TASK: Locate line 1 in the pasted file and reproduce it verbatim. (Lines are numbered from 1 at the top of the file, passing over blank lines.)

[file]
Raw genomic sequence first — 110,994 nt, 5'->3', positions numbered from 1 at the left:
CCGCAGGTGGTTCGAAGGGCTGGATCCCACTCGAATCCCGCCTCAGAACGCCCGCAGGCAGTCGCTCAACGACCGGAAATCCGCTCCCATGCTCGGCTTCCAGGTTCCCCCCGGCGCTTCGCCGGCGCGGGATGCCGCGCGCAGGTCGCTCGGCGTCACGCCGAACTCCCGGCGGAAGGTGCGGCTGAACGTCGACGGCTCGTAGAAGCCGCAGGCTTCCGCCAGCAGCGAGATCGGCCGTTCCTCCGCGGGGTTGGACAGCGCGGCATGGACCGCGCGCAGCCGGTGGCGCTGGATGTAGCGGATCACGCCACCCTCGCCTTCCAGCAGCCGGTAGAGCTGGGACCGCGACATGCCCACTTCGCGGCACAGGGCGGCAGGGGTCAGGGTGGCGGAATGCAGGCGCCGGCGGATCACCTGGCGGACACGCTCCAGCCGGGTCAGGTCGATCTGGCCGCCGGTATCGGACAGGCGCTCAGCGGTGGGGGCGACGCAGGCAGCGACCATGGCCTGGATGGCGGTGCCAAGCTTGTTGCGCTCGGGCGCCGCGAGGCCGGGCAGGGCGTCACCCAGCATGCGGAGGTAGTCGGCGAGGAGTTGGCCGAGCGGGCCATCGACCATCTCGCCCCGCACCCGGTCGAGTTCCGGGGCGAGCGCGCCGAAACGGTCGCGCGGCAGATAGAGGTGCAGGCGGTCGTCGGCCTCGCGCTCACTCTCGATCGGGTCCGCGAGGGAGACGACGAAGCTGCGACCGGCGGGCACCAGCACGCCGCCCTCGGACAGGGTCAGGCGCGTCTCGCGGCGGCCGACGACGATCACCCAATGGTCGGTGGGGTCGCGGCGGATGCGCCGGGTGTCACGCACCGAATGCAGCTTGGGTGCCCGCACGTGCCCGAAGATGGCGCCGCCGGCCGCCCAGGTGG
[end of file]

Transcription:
Raw genomic sequence first — 110,994 nt, 5'->3', positions numbered from 1 at the left: